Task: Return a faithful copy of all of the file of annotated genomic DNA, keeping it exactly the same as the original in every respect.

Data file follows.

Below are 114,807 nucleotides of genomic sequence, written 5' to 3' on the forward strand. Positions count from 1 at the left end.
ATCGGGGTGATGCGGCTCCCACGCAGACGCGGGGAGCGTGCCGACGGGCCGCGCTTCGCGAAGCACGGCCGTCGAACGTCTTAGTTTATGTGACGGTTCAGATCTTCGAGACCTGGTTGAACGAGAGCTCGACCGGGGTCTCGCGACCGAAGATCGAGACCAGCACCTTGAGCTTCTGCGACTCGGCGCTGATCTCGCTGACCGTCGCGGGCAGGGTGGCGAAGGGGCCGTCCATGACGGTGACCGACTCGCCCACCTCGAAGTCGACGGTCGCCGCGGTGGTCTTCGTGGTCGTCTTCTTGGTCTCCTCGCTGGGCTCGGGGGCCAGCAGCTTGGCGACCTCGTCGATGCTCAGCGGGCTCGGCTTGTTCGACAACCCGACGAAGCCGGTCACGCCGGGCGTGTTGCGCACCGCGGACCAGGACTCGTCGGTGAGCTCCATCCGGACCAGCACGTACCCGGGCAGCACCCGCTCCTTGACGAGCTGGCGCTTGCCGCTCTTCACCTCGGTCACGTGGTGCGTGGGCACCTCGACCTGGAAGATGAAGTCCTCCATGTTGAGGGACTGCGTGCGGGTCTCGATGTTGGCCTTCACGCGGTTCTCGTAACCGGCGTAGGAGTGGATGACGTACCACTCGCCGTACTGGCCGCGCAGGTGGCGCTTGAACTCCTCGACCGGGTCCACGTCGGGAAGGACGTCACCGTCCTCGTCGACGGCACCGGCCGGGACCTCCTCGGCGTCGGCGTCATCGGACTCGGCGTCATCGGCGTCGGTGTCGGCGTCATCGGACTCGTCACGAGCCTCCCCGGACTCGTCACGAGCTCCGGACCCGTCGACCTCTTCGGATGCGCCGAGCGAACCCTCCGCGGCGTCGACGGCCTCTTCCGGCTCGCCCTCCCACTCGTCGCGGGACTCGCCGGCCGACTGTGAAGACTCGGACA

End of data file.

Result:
Below are 114,807 nucleotides of genomic sequence, written 5' to 3' on the forward strand. Positions count from 1 at the left end.
ATCGGGGTGATGCGGCTCCCACGCAGACGCGGGGAGCGTGCCGACGGGCCGCGCTTCGCGAAGCACGGCCGTCGAACGTCTTAGTTTATGTGACGGTTCAGATCTTCGAGACCTGGTTGAACGAGAGCTCGACCGGGGTCTCGCGACCGAAGATCGAGACCAGCACCTTGAGCTTCTGCGACTCGGCGCTGATCTCGCTGACCGTCGCGGGCAGGGTGGCGAAGGGGCCGTCCATGACGGTGACCGACTCGCCCACCTCGAAGTCGACGGTCGCCGCGGTGGTCTTCGTGGTCGTCTTCTTGGTCTCCTCGCTGGGCTCGGGGGCCAGCAGCTTGGCGACCTCGTCGATGCTCAGCGGGCTCGGCTTGTTCGACAACCCGACGAAGCCGGTCACGCCGGGCGTGTTGCGCACCGCGGACCAGGACTCGTCGGTGAGCTCCATCCGGACCAGCACGTACCCGGGCAGCACCCGCTCCTTGACGAGCTGGCGCTTGCCGCTCTTCACCTCGGTCACGTGGTGCGTGGGCACCTCGACCTGGAAGATGAAGTCCTCCATGTTGAGGGACTGCGTGCGGGTCTCGATGTTGGCCTTCACGCGGTTCTCGTAACCGGCGTAGGAGTGGATGACGTACCACTCGCCGTACTGGCCGCGCAGGTGGCGCTTGAACTCCTCGACCGGGTCCACGTCGGGAAGGACGTCACCGTCCTCGTCGACGGCACCGGCCGGGACCTCCTCGGCGTCGGCGTCATCGGACTCGGCGTCATCGGCGTCGGTGTCGGCGTCATCGGACTCGTCACGAGCCTCCCCGGACTCGTCACGAGCTCCGGACCCGTCGACCTCTTCGGATGCGCCGAGCGAACCCTCCGCGGCGTCGACGGCCTCTTCCGGCTCGCCCTCCCACTCGTCGCGGGACTCGCCGGCCGACTGTGAAGACTCGGACA